Somalia Regional Lawmakers Re-elect Incumbent as Leader Amid Tensions

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Lawmakers in Somalia’s regional state of Jubbaland have re-elected incumbent Ahmed Mohamed Islam as the leader in a controversial election held in the southern port town of Kismayo, the region’s largest.

Popularly known as Madobe, the former Islamist leader secured 56 of 73 votes in a first round Thursday, defeating three other candidates. His closest challenger, Anab Mohamed Darir, received 17 votes. Madobe was immediately sworn into office for the next four years.

“Although I have got a small number in votes, I consider it as a success because this could encourage women to run for elections and show that they want their representation in the country’s man-dominated politics,” Darir told VOA Somali. She was the only woman to run for the office.

Madobe campaigned on a pledge to promote regional economic growth and fight al-Shabab militants who still control a large portion of the region. He is also a top security partner with Kenya, which helps Somalia fight al-Shabab and has a strong presence in Kismayo.

Those opposing Madobe’s rule formed a separate electoral commission and elected a rival parliament and president, Abdirashib Hidig, on Thursday. Their move has raised fears of violence and a lack of stability in a region already suffering from attacks and the heavy presence of al-Shabab.

A member of parliament of Somaliaís Jubaland state casts her vote during the presidential election held in Kismayo, on Aug. 22, 2019.

Prior to the regional vote, Somalia’s federal government said it would not recognize the results of elections that came through what it described as an “illegal process.”

“The government will not recognize any election marred by lack of transparency,” Somalia’s interior minister, Abdi Mohamed Sabriye, told VOA Somali. But there was no immediate reaction from the government to Thursday’s election result. 

Sheikh Mohamed Ibrahim Shakul, who recently gave up his candidacy, was disappointed with the result.

“It was unfortunate that Jubbaland has two parliaments and two presidents each claiming legitimacy.” Shakul said.

Outside interference 

The process in which Madobe was re-elected Thursday was marred by threats, intimidation, violence and accusations of outside interference. It also sparked tensions with neighboring Kenya and Ethiopia.

In the days prior to the vote, senior Ethiopian officials traveled to Kismayo to try to persuade Madobe to hold a free and fair election with the support of the federal government of Somalia.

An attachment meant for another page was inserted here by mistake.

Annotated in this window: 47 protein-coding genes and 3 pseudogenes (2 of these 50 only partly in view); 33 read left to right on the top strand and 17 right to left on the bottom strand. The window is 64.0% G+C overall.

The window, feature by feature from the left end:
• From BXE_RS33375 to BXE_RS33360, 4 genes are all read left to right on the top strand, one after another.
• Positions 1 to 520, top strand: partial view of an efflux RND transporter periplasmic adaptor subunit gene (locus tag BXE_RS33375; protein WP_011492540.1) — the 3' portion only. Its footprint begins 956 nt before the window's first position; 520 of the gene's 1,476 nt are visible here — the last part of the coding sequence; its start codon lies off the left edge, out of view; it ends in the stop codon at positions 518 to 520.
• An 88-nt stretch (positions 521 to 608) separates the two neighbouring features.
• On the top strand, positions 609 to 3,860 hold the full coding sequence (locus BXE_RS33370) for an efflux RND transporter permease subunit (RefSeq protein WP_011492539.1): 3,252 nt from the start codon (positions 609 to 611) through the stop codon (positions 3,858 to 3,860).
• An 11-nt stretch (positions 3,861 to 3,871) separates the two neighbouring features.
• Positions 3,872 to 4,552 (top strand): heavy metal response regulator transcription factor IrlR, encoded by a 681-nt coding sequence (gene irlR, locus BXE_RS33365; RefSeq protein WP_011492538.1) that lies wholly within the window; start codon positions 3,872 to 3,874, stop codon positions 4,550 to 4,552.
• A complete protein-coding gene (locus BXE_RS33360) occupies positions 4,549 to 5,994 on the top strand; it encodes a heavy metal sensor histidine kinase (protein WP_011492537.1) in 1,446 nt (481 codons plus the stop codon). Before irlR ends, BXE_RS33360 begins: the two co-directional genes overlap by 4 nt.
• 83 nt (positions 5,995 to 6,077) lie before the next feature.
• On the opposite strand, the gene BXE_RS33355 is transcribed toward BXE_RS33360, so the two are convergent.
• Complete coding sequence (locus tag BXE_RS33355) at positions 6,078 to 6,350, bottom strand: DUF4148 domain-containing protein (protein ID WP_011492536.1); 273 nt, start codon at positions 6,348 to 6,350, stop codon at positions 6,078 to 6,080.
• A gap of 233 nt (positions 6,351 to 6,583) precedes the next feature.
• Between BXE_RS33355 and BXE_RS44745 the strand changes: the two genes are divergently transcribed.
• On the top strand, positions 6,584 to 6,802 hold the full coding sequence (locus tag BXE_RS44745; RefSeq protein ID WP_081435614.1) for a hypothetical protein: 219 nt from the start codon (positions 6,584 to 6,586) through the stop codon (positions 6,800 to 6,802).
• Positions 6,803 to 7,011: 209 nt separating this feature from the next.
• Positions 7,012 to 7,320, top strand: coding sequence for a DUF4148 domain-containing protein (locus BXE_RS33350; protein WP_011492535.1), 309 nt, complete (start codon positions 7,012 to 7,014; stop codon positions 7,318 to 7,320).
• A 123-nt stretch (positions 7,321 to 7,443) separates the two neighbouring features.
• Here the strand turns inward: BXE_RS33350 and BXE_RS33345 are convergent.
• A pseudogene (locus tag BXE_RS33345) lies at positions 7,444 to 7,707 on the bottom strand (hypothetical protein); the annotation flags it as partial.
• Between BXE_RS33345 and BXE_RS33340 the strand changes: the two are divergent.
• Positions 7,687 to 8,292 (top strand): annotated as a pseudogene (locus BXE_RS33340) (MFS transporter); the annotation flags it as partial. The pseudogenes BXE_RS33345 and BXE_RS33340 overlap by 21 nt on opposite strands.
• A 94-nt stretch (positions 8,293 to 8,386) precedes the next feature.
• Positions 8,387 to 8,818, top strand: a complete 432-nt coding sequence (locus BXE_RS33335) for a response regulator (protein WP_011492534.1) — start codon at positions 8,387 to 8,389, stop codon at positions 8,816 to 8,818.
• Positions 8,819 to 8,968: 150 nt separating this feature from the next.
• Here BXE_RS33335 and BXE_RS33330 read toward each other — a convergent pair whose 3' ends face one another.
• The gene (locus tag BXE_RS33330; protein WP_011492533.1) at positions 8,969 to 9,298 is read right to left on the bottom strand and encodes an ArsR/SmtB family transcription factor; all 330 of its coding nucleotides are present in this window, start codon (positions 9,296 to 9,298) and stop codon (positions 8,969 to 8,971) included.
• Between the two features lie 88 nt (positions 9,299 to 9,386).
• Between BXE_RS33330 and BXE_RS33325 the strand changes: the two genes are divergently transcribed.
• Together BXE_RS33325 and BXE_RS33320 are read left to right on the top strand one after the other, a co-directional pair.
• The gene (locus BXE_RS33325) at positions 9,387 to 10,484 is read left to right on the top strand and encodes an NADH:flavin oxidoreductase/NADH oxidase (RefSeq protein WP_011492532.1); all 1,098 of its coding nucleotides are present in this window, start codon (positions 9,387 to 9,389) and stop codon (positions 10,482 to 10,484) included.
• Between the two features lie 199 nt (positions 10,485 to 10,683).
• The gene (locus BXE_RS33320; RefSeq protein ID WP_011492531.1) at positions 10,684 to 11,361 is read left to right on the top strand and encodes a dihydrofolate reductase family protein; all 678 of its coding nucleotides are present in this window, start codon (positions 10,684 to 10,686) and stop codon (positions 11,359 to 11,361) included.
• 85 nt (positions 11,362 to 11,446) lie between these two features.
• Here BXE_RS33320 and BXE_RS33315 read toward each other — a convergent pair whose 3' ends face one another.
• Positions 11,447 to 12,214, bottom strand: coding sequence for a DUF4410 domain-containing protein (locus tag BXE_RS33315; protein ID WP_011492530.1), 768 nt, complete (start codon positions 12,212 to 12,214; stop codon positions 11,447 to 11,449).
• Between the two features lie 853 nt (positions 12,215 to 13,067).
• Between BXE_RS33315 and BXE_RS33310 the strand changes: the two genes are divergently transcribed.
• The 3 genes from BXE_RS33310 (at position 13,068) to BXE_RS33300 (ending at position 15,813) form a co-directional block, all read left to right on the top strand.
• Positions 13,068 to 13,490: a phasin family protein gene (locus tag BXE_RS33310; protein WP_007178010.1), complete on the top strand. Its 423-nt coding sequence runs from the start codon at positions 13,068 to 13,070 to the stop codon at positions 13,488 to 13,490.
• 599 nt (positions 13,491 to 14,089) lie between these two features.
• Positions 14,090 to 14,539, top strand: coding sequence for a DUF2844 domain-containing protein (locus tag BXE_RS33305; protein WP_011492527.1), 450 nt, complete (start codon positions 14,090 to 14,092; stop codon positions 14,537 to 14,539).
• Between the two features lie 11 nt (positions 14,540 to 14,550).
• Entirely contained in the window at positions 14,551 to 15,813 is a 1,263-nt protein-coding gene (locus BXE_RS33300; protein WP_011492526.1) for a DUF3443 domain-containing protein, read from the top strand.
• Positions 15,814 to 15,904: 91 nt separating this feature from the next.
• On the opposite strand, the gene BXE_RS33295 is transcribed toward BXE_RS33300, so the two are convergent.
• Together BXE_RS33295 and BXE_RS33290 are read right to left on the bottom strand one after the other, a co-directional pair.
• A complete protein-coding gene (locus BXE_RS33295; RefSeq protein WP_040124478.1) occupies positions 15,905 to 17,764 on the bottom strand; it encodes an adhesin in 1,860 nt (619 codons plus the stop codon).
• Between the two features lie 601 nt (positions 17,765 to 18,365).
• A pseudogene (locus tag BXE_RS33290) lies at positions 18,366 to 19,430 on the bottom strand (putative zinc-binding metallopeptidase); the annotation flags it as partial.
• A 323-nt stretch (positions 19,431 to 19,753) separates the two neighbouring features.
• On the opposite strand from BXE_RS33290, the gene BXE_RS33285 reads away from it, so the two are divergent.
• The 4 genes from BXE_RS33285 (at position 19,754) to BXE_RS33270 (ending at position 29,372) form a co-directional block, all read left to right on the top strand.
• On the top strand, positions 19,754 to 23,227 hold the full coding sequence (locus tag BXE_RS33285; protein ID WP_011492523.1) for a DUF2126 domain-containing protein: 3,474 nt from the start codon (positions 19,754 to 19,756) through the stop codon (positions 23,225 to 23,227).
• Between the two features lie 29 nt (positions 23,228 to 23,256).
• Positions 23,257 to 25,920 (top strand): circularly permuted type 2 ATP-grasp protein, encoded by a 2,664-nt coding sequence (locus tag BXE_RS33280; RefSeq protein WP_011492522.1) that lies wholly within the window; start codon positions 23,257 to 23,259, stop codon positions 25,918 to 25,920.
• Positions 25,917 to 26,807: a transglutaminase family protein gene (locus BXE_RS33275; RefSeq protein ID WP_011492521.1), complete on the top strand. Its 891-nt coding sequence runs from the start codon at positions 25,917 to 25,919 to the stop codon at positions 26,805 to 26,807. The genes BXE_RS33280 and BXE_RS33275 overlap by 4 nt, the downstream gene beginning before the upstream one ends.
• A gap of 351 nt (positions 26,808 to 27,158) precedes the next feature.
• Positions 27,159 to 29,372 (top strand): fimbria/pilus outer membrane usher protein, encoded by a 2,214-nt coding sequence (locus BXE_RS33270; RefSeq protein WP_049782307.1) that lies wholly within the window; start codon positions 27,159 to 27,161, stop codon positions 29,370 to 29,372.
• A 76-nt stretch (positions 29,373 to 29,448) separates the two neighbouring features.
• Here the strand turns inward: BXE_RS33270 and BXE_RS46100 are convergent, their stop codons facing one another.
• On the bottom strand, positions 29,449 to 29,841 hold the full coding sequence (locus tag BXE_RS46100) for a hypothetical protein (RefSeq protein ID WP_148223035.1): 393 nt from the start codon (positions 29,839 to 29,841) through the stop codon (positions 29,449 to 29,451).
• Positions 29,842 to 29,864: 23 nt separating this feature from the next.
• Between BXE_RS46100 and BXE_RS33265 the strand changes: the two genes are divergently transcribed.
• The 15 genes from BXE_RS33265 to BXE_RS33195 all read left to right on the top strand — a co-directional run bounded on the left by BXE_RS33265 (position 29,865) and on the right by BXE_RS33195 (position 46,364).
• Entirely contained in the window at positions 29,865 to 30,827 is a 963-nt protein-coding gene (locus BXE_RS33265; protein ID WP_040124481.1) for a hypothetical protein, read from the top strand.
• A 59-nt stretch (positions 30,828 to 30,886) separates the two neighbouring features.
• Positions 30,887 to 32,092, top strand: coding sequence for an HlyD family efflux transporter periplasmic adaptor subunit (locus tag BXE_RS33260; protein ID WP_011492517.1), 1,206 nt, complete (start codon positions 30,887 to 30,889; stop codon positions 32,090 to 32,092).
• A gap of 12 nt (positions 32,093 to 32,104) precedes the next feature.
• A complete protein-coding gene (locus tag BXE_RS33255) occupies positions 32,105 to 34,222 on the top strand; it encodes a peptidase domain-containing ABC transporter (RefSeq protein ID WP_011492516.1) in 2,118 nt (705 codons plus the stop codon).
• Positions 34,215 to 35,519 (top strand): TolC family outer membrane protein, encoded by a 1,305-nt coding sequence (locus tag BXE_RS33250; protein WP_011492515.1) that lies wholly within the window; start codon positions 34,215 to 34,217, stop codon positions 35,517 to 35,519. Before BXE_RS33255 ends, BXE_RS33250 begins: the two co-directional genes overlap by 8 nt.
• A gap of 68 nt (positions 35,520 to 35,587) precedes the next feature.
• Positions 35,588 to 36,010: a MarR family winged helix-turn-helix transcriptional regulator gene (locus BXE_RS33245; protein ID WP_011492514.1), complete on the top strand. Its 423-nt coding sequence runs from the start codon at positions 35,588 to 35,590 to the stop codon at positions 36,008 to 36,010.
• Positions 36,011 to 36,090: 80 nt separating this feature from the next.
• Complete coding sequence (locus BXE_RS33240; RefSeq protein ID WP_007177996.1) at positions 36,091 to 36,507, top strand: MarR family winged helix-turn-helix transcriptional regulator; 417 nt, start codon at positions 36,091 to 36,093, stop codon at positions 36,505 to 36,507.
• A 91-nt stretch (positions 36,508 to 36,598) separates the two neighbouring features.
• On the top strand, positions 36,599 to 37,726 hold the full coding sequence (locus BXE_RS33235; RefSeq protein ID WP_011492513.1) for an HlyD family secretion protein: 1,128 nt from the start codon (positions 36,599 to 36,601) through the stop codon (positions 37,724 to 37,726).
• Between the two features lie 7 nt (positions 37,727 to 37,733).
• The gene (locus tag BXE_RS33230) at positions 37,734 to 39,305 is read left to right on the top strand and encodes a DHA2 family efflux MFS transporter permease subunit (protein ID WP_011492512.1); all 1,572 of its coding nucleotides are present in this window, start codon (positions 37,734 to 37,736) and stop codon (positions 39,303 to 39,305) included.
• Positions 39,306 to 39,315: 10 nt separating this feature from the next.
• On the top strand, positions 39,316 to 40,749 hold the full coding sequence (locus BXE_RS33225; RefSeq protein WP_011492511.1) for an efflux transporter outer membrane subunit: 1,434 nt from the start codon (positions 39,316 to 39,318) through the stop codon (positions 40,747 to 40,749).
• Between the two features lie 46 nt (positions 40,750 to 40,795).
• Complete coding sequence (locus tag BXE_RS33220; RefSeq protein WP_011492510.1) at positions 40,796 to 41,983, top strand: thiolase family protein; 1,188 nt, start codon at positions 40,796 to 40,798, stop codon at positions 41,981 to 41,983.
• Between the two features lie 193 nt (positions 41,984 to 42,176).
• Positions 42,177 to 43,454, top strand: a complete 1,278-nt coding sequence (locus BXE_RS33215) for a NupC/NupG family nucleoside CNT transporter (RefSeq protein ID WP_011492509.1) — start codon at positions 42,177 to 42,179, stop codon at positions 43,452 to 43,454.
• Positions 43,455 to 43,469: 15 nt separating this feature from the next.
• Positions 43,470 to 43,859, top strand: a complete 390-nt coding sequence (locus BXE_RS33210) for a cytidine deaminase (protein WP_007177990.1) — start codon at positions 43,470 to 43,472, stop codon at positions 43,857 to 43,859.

The visit came as the United Nations political office in Somalia called on authorities to address concerns about the election process.

In response, Kenya called on the U.N. office to withdraw its statement. 

Like Kenya, Ethiopia has a large peacekeeping contingent in Somalia. 

Jubbaland forces stand with their ammunitions as they prepare for a security patrol against Islamist al Shabaab militants in Bulagaduud town, north of Kismayo, Somalia, Aug. 17, 2015.

Kenya has been supporting Madobe because it sees the Kismayo region as a buffer zone against Islamist attacks inside Kenya. Meanwhile, Ethiopia is close to the federal government in Mogadishu, which is not happy with Madobe’s return.

In his first briefing to the world body since taking office, James Swan, head of the U.N. mission in Somalia (UNSOM), told the U.N. Security Council on Wednesday that despite “encouraging” developments in Somalia, insecurity remains a serious issue.

Swan’s more immediate concern was the regional election in Jubbaland.

“We continue to urge a single, agreed, consensual electoral process, without which there is an increased risk of instability if there is a contested outcome,” Swan said.

He also said such a controversial election could not only put progress made in Jubbaland in jeopardy, but also potentially undermine national priorities, including preparations for national elections in 2020, the fight against al-Shabab and the country’s development agenda.

In Somalia’s clan-based power-sharing politics, analysts predict such political rifts and contested outcomes could push some communities, mainly minority groups, to join al-Shabab.

Somalia has a history of clan rivalries and unstable governments, dating to the country’s independence in 1960. 

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